Published on October 29th, 2009 | by Cameron Woolsey

Review: Need for Speed: Shift

Release Date: September 15, 2009
Developer: Slightly Mad Studios
Platform: Xbox 360 [Reviewed], PlayStation 3 and PC

What normally enters your mind when you think of the Need for Speed series? Fast cars? Some customization? Maybe a cop chase or two? How about as a simulation racer? For some fans, the thought of their beloved racing franchise becoming another stiff racing sim sounds frightening. But fear not my skittish friends! The style may be different but the heart of the Need for Speed franchise is still alive and well in this latest installment in an already respected series: Need for Speed Shift. I would like to throw out that EA let NFS Shift to be developed by Slightly Mad Studios in conjunction with EA Black Box. If you read our preview article, you should know that our guide, Drew, is the Community Manager for EA Black Box. If you ever meet him online, be sure to give him thanks for being such a swell guy.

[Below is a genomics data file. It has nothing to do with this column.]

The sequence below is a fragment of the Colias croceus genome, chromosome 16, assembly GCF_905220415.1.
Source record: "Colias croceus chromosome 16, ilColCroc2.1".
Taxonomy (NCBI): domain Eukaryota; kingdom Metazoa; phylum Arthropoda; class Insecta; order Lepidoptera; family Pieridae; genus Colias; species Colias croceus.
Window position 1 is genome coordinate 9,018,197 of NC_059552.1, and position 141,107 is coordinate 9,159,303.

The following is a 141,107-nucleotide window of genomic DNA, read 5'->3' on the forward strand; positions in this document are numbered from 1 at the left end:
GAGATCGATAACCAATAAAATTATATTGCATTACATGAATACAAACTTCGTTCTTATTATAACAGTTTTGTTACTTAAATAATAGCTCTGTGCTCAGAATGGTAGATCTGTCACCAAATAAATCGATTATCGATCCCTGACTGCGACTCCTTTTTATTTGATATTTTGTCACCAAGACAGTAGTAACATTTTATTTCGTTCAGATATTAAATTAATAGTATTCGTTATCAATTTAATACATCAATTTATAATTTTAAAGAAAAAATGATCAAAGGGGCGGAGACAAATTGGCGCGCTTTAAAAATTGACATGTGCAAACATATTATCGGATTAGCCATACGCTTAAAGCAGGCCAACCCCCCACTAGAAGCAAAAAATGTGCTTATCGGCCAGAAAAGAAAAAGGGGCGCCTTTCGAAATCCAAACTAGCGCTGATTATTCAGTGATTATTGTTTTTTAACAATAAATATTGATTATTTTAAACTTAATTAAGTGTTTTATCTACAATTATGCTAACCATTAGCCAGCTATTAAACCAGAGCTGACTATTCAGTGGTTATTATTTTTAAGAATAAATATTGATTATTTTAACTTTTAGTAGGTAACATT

Now back to the game.

As the “new guy” among many respected racing sims, it begs the question: is Need for Speed Shift worth the purchase even though there are many other racing simulation games that have already proven their worth? A short answer would be yes, but for the long one, keep on reading. Let’s start with the eye candy.

Despite the occasional blurred texture, NFS: Shift’s graphics are clean and impressive. The car models are realistically detailed down to the precious lug nuts of each wheel. The environments are also nicely detailed, though you may not be able to notice as you keep your eyes down the road while your surroundings fly by in a blurry smudge of colors. The main thing you should be aware of is the “cockpit mode” which Slightly Mad has worked hard to perfect. The detail within the driver’s seat is amazing. Every small detail from the dashboard to the gauges make you believe you have your hands wrapped tightly around the steering wheel of a 700 horsepower driving machine.